It is incredibly hard to change the Australian constitution.
Last week the federal government shelved for at least three years plans for a set of referendum questions on changing the constitution.
The media focused overwhelmingly on the twin questions of recognising Aboriginal and Torres Strait Islander peoples in the constitution's preamble and acknowledging indigenous languages as Australia's original languages. Two other changes recommended by the expert panel, but less widely reported, were shelved at the same time.
It was anger at delaying the removal of sections 25 and 51(xxvi) of the constitution which provoked Independent MP Rob Oakeshott to argue ''no one can be neutral on race remaining in our constitution and for it to be a racist document''. He went on to point out that the constitution includes ''elements of race that need to go''.
These comments were widely misrepresented in the media as being about indigenous recognition. They weren't.
When I tell students studying Australian Political Institutions at the University of Queensland about sections 25 and 51(xxvi) they struggle to believe that Australia's governing document still contains such provisions. Generally they ask me to re-explain the provisions because they are uncertain they have understood correctly.
Of the 280 submissions received by the expert panel which mentioned section 25, 97.5 per cent supported its abolition. And of the submissions referring to section 51(xxvi), 94 per cent supported abolition.
Section 25 specifically allows individual states of Australia to disqualify ''all persons of any race'' from voting in elections. It also implies that the federal government would honour such a provision in federal elections. Section 51(xxvi) meanwhile allows the federal government to make laws regarding ''people of any race for whom it is deemed necessary to make special laws''.
The sections that so outrage Rob Oakeshott, utterly astound students of politics and unite respondents to the expert panel's inquiry are blatantly racist. Removing these sections would not have been contentious because their continued existence is so mind-boggling.
It is unlikely that these provisions remain in the constitution because anyone in Parliament supports them or anyone believes that a referendum to remove them would not be overwhelmingly supported.
They remain in the constitution because removing them is so difficult and requires a great deal of time and political capital. Only eight of 44 referendums have passed since Federation. The difficulty of passing contentious referendums has come to infuse political discourse so political parties are reluctant to propose constitutional changes no matter how clear-cut the issue.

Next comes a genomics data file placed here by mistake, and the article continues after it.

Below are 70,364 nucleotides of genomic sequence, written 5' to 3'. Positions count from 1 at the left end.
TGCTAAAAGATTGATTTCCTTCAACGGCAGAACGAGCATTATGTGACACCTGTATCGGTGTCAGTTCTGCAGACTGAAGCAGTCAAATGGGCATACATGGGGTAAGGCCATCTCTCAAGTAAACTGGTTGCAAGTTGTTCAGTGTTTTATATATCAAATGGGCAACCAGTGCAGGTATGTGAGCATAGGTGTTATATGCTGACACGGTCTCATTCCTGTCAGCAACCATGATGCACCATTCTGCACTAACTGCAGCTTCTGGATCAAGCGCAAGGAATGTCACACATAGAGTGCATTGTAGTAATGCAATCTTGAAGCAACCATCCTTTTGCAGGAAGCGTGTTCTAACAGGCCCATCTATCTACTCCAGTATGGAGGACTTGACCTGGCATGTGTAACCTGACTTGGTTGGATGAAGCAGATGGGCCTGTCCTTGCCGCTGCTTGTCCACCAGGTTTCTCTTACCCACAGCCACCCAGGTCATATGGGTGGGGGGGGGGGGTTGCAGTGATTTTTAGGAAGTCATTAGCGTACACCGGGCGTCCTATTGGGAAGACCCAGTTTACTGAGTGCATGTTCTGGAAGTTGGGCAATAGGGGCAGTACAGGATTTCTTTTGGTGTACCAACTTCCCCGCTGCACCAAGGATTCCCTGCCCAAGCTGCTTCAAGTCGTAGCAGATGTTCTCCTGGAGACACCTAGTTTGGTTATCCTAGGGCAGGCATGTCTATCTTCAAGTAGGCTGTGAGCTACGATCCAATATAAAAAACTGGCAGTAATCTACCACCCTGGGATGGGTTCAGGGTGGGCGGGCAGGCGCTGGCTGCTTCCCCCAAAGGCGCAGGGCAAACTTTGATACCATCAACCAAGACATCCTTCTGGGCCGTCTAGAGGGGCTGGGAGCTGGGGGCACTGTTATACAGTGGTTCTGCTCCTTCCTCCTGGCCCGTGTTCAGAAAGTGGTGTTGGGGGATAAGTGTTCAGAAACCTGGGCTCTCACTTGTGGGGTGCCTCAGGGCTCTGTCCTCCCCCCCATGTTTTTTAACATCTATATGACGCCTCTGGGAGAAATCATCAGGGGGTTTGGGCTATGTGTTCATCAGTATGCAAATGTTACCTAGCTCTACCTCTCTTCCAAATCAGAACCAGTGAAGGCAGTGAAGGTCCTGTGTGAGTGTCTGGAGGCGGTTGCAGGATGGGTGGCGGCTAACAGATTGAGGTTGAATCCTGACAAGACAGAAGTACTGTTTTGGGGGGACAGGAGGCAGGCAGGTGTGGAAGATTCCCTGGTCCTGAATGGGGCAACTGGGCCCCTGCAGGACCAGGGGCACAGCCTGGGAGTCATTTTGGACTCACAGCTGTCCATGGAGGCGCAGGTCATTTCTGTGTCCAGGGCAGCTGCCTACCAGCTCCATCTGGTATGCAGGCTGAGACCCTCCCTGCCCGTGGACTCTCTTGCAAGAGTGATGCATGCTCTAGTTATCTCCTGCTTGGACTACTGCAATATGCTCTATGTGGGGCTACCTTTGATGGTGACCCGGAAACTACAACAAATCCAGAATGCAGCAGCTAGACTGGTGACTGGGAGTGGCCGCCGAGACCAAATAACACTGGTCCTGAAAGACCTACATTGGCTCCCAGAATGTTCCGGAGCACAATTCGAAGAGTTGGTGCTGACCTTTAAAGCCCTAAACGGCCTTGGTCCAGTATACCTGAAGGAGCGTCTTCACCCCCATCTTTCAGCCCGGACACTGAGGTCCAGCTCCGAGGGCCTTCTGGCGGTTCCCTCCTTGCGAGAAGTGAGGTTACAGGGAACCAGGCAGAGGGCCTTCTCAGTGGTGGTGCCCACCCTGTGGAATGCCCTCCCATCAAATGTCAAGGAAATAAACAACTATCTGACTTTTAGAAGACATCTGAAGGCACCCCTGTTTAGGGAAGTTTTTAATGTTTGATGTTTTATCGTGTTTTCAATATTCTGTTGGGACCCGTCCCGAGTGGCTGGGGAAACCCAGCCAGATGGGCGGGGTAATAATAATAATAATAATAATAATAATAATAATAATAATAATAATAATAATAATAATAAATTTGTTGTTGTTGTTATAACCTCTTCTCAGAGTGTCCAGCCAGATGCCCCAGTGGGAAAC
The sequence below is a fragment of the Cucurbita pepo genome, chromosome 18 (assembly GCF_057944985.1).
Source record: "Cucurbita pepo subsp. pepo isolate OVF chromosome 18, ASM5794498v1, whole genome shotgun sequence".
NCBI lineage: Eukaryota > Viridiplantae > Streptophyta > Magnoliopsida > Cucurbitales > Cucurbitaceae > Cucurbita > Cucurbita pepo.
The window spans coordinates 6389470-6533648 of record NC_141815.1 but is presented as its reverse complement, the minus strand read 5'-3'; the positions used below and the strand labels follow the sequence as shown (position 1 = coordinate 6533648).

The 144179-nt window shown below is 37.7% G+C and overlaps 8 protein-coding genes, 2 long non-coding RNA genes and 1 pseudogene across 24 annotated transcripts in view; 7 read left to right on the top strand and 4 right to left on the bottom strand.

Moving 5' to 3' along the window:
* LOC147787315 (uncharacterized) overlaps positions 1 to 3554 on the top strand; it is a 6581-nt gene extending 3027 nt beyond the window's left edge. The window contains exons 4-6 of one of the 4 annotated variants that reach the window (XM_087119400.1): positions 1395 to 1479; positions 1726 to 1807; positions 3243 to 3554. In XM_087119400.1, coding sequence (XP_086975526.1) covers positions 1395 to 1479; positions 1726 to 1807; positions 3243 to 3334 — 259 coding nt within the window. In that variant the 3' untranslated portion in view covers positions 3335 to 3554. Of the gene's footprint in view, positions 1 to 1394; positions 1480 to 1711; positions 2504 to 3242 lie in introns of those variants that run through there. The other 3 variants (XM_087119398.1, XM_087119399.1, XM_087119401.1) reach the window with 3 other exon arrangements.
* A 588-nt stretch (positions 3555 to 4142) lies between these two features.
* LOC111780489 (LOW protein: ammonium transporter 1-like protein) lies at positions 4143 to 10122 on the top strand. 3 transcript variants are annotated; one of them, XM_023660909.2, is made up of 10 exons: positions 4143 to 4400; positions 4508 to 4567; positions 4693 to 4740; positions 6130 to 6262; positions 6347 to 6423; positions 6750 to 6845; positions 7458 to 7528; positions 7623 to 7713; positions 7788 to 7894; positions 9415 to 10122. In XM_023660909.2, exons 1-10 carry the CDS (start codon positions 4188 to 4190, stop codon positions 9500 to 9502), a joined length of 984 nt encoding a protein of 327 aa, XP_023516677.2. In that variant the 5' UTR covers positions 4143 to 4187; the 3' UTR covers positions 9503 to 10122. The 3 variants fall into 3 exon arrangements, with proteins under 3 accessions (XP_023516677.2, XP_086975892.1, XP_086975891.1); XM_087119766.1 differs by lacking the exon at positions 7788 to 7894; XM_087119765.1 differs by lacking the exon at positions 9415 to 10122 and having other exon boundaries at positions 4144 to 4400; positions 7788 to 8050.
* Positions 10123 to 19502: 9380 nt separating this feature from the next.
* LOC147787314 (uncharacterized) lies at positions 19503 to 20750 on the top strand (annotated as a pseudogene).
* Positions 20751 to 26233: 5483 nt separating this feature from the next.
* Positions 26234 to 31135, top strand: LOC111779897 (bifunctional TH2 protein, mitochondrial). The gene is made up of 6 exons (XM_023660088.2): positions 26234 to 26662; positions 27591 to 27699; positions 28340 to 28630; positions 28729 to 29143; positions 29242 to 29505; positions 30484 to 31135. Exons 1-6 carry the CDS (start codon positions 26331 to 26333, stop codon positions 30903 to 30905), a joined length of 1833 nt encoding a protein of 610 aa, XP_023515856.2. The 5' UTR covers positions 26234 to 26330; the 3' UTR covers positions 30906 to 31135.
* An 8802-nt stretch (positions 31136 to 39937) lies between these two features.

To change the constitution, a bill needs to be passed in both houses of Parliament and then go to a referendum where it needs to win a double majority - a majority of voters in a majority of states. This all militates against Australia turning its constitution into a living document reflecting the cultural norms of the country today. It is time to revisit the process of changing the constitution.
One option would simply be to make it easier to change the constitution. In 1901, NSW and Victoria represented more than two thirds of the Australian population so the ''majority of states'' provision was included for fear they would dictate to the country. Today these states contain barely half Australia's population, so the provision seems less important.
Another option might be to have a permanent independent body working to update the constitution and holding referendums alongside federal elections as often as is thought necessary.
A third option would be cultural change in the political class to make politicians less afraid of attempting to change the constitution. Oakeshott made this point and suggested a remedy when he argued ''we are letting major political parties off the hook by not mobilising on this issue. It's not only to the political parties but it's to Australia generally. Look in your heart and if it matters, fight for it.''
From the perspective of contemporary politics the real shame is that removing overt racist sentiment from the constitution could have been a uniting issue in politics.
Parliaments are rarely as bitter and acrimonious as this one. Removing sections 25 and 51(xxvi) could have brought politicians together from across the spectrum at the end of the Parliament and at a time when issues of ethnicity have been so divisive in Australia.
In the final analysis, political inertia is no reason to leave Australia in the embarrassing position of having an overtly racist constitution.
Dr Lelliott is state director of the political think tank The Australian Fabians (Queensland)